This is Katy Craig in San Diego, California. 

Keynotes focused on the importance of resilience, speed, and identities in the fight against cyber attacks. One important theme that emerged from the summit was the need for a zero trust approach to cybersecurity. With the rise of remote work and cloud-based systems, traditional perimeter based security measures are no longer enough. Instead, organizations need to adopt a zero trust mindset, which assumes that no user or device can be implicitly trusted and requires continuous authentication and authorization.

Another key theme at the summit was threat hunting and intelligence. As cyber attacks become increasingly sophisticated and difficult to detect, organizations need to be proactive in searching for and identifying potential threats. This requires a combination of human expertise and advanced technology, including artificial intelligence and machine learning.

Overall, the CrowdStrike Government Summit provided valuable insights into the state of cybersecurity. By focusing on resilience, zero trust, and threat hunting organizations can stay ahead of the bad guys and keep their systems and data secure.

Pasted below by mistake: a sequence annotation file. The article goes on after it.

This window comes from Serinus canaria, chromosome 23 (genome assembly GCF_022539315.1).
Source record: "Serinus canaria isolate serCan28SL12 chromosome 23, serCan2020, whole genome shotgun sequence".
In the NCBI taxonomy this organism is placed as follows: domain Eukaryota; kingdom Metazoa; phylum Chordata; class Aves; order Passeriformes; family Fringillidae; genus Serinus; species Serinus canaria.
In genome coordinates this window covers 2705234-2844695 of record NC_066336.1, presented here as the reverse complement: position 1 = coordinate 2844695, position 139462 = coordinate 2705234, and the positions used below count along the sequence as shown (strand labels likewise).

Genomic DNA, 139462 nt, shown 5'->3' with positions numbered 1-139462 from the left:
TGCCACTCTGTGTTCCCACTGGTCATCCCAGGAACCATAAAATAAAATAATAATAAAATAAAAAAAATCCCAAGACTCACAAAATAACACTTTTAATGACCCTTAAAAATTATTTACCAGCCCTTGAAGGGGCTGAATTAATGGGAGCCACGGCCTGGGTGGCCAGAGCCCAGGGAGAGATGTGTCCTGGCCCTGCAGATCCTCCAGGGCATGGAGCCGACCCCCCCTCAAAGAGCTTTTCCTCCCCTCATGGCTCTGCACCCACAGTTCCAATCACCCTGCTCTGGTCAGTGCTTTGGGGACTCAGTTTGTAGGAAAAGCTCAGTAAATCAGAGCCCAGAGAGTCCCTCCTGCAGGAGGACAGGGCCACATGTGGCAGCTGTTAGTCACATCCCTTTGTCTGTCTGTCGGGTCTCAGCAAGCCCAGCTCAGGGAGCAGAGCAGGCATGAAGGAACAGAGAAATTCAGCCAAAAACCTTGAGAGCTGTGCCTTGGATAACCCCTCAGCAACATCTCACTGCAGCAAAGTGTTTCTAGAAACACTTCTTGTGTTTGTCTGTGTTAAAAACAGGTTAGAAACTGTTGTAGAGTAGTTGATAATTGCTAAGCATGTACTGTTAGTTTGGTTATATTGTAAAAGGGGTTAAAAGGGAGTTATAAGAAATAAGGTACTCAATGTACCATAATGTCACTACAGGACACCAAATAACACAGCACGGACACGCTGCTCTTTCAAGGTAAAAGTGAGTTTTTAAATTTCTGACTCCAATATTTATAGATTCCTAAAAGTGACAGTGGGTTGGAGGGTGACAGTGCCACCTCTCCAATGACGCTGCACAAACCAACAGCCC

This is Katy Craig. Stay safe out there.

[00:07:32] Marcel Brown: 

This is Marcel Brown, the most trusted name in technology, serving you up some technology history for April 12th. 

April 12th, 1961. Yuri Gagarin, age 27 becomes the first man to orbit the earth, abort the Soviet spacecraft, Vostok 1. He remains in space for an hour and 48 minutes before reentering the atmosphere. This ultimately was Gagarin’s only space flight. He died on March 27th, 1968, when the MIG 15 he was piloting crashed near Moscow. Reportedly, at the time of his death, Yuri Gagarin was in training for a second space mission. 

April 12th, 1976. Ronald Wayne, one of the three co-founders of Apple Computer, leaves the company just 11 days after it was established selling, his 10% share for $800.

In his short time with the company, Wayne illustrated the first Apple logo, wrote the company’s partnership agreement, and wrote the manual for the Apple One. He chose to leave the company because the partnership agreement imposed unlimited personal liability on all three co-founders, regardless of which partner incurred the debt.